Aesthetically, there are a few oddities. There's the usual one that goes with these ganged hinge, mega-articulated figures-- they all look uglier than a simpler figure. The SS is just worse in that regard. In addition, the legs seem slightly longish, the crotch is rather peculiar (they've got no monopoly on that!), his boobs are kinda...fem-like without the full expanse of chest, and the short neck with a deadhead headsculpt makes him look sort of hunchbacked. Maybe we'll be seeing headsculpts with longer necks in the future? The legs, straightened as far as they'll go, still don't go far enough. Otherwise, the figure is decently proportioned, but would not be an ideal choice for use as a bare-chested primitive. To be fair, the aesthetic aspect is of no consequence if you're going to keep the figure fully dressed, which is how 99% of the folks who buy him will display him. (But this is a customizing site for that rare 1%.)

I've been hard on this figure, but that's due to expectations: Other people probably expected more, but 21st Century did many of the wrong things that I expected they would. I've gotten sort of blasé about the whole ganged hinge thing, since it's old hat now. I've begun to appreciate a more aesthetic balance of form and function, depending on the situation. Otherwise, you might as well just stick a head & hands on a dressed wire armature-- that would be almost infinitely poseable, no? What probably would have blown people away is if this figure were more precisely engineered and finely crafted, and had the cachet of a more expensive figure. But I guess that's how they keep costs down? Oh well. But you can still claim that it's a durable figure.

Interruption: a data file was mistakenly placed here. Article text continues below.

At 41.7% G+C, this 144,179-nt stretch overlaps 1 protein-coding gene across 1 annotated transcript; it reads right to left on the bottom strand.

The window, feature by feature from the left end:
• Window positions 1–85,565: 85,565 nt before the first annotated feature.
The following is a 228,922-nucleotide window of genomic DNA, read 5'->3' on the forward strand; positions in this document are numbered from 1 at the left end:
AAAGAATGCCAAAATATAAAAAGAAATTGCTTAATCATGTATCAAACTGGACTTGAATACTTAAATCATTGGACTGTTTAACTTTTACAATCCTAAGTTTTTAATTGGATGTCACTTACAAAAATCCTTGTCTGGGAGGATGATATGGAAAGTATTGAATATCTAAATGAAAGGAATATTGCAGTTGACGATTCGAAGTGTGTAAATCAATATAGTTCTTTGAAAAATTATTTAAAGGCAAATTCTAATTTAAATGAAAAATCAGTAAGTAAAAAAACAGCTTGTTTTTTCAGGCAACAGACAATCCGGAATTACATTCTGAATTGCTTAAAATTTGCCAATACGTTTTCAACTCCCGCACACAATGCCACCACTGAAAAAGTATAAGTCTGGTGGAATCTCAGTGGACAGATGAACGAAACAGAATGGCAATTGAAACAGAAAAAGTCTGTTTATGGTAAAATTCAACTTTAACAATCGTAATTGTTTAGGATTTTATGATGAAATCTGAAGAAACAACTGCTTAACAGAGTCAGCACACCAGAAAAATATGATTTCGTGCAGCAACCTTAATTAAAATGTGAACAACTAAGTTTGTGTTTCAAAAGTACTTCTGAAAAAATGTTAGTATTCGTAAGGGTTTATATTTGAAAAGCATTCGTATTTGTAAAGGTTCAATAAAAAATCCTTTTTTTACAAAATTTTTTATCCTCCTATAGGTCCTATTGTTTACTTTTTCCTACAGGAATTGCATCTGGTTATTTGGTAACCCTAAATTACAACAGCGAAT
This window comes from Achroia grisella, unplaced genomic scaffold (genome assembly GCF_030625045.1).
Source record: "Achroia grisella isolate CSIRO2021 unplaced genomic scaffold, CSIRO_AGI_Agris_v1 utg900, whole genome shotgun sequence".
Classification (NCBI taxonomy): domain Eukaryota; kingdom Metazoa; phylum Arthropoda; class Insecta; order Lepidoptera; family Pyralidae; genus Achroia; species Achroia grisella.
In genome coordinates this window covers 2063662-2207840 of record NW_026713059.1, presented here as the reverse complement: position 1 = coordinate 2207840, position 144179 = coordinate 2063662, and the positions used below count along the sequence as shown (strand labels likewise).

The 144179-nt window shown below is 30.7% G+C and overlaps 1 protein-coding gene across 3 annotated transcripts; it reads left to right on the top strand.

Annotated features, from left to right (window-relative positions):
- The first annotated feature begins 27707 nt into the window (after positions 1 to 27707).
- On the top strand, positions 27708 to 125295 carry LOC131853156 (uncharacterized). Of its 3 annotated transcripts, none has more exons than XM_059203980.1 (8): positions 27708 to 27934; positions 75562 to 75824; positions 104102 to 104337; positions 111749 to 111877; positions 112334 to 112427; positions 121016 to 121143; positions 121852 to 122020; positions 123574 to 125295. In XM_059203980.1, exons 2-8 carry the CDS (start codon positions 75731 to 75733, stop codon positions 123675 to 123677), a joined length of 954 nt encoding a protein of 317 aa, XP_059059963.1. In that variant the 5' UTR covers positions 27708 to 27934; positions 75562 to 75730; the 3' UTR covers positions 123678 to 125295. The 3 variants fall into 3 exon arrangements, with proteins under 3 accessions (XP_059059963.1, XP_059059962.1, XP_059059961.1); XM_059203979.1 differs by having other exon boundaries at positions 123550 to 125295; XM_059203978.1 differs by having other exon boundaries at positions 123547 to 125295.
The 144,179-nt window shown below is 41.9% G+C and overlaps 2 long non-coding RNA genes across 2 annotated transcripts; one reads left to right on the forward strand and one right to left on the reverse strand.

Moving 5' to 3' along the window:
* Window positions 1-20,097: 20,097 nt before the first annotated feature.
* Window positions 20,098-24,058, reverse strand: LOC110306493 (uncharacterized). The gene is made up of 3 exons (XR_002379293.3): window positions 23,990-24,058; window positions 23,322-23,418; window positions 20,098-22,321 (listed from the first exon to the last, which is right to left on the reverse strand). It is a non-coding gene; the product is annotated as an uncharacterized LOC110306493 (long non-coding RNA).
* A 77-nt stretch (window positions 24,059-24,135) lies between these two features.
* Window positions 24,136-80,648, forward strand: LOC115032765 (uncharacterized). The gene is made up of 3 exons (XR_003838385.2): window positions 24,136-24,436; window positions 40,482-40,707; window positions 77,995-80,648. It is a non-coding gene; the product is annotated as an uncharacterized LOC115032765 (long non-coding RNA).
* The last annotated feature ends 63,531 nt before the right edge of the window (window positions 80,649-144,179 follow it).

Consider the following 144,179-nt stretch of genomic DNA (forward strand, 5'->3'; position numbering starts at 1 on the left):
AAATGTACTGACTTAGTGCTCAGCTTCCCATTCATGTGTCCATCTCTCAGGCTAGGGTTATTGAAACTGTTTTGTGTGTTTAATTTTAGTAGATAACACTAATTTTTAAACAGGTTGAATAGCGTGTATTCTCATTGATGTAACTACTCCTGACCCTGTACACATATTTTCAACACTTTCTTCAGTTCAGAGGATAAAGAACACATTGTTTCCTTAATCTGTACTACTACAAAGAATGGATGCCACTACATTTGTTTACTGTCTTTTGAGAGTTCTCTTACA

Sooooo... the assessment? Who wins? We all do. It's good to have another figure style, and this one offers better torso articulation than any of the others. I think it's good to have all the styles-- even the Classic Collection guys (but maybe not the Zena one, except as a doorstop)-- because they all excel in different areas. And they all have different faults too. Even though I haven't even mentioned outfits in these figure assessment articles, as a collector I usually make my purchasing choices based on the outfit and accessories. As a figure customizer, I don't think that any particular one is always the best-- it depends entirely on the application. That's why I often cut them up and combine parts.

At this time, it appears that the Market Garden figure is 21C's only mainstream retail release with this new figure style: It's expected that this will eventually replace the SSAM figure.


An inside look at the figure